Big Pharma Backed ‘Fact Checkers’ Will Help US School Kids ‘Navigate Sea Of Online Disinformation’

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The American Federation of Teachers (AFT) has partnered with NewsGuard, a for-profit “fact-checking” company with deep connections to Big Pharma.

Their aim is to ‘help’ students in US schools “navigate a sea of online disinformation.”

AFT, the second largest teachers’ union in the US is also an advocate of mandatory covid jabs and face masks for schoolchildren.

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The Defender reports: Under a deal announced last month, AFT agreed to purchase NewsGuard licenses for its entire membership of teachers — 1.7 million in total — making the NewsGuard tool available to tens of millions of public school students and their families.

Teachers will receive licensed copies of NewsGuard’s internet browser extension, providing access to its “traffic light” ratings and “nutrition label” reviews evaluating the purported reliability of news and information websites when those sites are visited.

Announced during “News Literacy Week,” AFT touted the agreement as an opportunity for its member teachers to play a bigger role in helping their students “navigate a sea of online disinformation.”

AFT stated:

“For years, educators have fought battles against suspect sourcing, with their students often misled by dubious outlets and spam sites posing as ‘news’. NewsGuard offers a practical solution, alerting students and educators to those sites while also providing a valuable lesson in media literacy.

“Students and their teachers will be able to see how NewsGuard applies nine criteria of journalistic practice to thousands of websites and will get an immediate read on the truthfulness and rigor of the information they encounter when searching online.”

Randi Weingarten, president of AFT, added:

“We are constantly trying to help our students, particularly our middle, high school and post-secondary students, separate fact from fiction, as we help them develop their critical-thinking and analytical skills.

“NewsGuard is a great tool in this regard. It is a beacon of clarity to expose the dark depths of the internet and uplift those outlets committed to truth and honesty rather than falsehoods and fabrications. This historic deal will not only help us steer clear of increasingly fetid waters—it will provide a valuable lesson in media literacy and a discussion point for teachers in class on what can, and can’t, be trusted.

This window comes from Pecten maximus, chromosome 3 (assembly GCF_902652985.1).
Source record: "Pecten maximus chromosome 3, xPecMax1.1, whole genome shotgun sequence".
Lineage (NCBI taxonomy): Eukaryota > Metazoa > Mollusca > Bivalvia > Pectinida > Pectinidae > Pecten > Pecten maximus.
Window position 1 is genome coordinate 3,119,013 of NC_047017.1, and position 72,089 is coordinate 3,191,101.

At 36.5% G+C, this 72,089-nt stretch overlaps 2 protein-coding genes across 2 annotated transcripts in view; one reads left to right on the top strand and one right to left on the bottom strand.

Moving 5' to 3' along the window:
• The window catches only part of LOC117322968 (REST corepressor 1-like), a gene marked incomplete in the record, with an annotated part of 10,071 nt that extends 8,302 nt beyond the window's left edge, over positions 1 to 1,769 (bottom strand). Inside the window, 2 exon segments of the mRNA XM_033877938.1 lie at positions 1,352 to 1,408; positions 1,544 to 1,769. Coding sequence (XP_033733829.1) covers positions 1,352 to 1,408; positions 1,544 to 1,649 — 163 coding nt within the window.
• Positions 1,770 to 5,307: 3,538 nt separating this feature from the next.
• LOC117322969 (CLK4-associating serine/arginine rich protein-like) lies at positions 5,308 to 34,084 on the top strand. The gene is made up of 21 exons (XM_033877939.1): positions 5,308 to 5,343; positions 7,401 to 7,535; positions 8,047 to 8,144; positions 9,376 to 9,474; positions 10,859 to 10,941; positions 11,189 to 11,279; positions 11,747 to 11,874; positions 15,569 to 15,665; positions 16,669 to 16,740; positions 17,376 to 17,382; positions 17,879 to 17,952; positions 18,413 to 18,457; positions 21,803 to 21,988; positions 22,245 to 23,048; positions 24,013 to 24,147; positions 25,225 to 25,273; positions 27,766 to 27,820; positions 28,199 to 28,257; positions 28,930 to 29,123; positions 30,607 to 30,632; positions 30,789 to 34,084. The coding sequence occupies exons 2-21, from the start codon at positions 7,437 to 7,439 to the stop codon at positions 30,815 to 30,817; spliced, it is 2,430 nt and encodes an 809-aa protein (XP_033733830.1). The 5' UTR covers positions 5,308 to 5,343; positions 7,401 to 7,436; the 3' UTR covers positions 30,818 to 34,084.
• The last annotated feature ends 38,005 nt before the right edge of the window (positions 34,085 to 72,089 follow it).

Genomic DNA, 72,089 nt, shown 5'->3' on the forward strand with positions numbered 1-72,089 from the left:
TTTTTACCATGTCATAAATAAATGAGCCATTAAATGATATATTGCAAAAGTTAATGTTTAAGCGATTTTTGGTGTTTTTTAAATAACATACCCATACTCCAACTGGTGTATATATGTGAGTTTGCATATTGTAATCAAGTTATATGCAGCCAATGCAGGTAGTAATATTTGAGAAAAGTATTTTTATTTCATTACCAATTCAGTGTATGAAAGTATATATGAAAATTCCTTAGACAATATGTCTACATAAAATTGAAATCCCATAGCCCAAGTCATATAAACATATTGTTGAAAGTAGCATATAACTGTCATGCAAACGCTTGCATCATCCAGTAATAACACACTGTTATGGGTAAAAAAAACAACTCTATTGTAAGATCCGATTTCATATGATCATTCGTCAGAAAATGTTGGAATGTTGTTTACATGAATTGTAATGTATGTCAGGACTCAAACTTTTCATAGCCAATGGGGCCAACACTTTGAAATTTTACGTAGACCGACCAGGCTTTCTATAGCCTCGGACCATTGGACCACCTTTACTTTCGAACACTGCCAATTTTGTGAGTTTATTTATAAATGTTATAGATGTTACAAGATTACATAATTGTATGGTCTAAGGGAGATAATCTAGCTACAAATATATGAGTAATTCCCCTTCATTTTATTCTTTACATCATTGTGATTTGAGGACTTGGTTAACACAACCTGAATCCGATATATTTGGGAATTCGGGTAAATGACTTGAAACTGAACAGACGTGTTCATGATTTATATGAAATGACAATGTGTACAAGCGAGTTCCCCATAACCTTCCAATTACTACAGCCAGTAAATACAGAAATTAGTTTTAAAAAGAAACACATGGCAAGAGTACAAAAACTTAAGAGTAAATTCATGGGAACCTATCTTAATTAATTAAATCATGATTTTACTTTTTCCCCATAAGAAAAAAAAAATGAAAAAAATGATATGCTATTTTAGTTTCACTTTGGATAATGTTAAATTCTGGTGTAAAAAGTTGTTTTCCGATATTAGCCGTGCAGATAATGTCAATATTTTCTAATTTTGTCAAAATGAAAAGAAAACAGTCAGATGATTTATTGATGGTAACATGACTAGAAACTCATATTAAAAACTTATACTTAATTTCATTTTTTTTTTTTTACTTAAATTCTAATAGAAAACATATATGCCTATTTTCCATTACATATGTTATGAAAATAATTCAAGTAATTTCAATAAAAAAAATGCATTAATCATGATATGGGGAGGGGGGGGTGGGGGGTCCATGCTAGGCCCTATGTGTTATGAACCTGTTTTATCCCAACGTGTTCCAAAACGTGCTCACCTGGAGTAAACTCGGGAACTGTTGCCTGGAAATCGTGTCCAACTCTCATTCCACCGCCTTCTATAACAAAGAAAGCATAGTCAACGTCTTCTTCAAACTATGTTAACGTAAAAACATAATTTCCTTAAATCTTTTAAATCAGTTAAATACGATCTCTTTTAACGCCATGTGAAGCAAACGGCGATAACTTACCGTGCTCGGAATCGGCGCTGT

“The hallmark of good journalism is fair, richly sourced reporting that gives citizens an insight into how the world works. Sadly, the foundational role of the fourth estate is in danger of being poisoned by torrents of trash. NewsGuard reminds us of the importance of an independent press that students can rely on to form their own views and opinions so they can participate as active citizens in our democracy.”

Axios described the deal as one in which American schoolchildren are getting “an internet librarian,” adding that “[t]he hope is that students with the skills to spot disinformation will grow into more thoughtful and better-informed citizens and voters.”

Drawing on the library analogy, NewsGuard stated:

“Imagine you walked into a library, and there were a trillion pieces of paper flying around in the air, and you grabbed one, and you didn’t know anything about it, or where it came from or who’s financing it.

“That’s the internet, that’s your Facebook feed, that’s your Google search.”

Helping children become more media literate and better able to spot misinformation online appears, at face value, to be a noble goal.

However, a closer look at NewsGuard’s advisers, partners and investors reveals a web of interests closely linked to the military, intelligence, media and political establishments, as well as to the world of corporate marketing — including an advertising agency sued for illegally marketing opioids.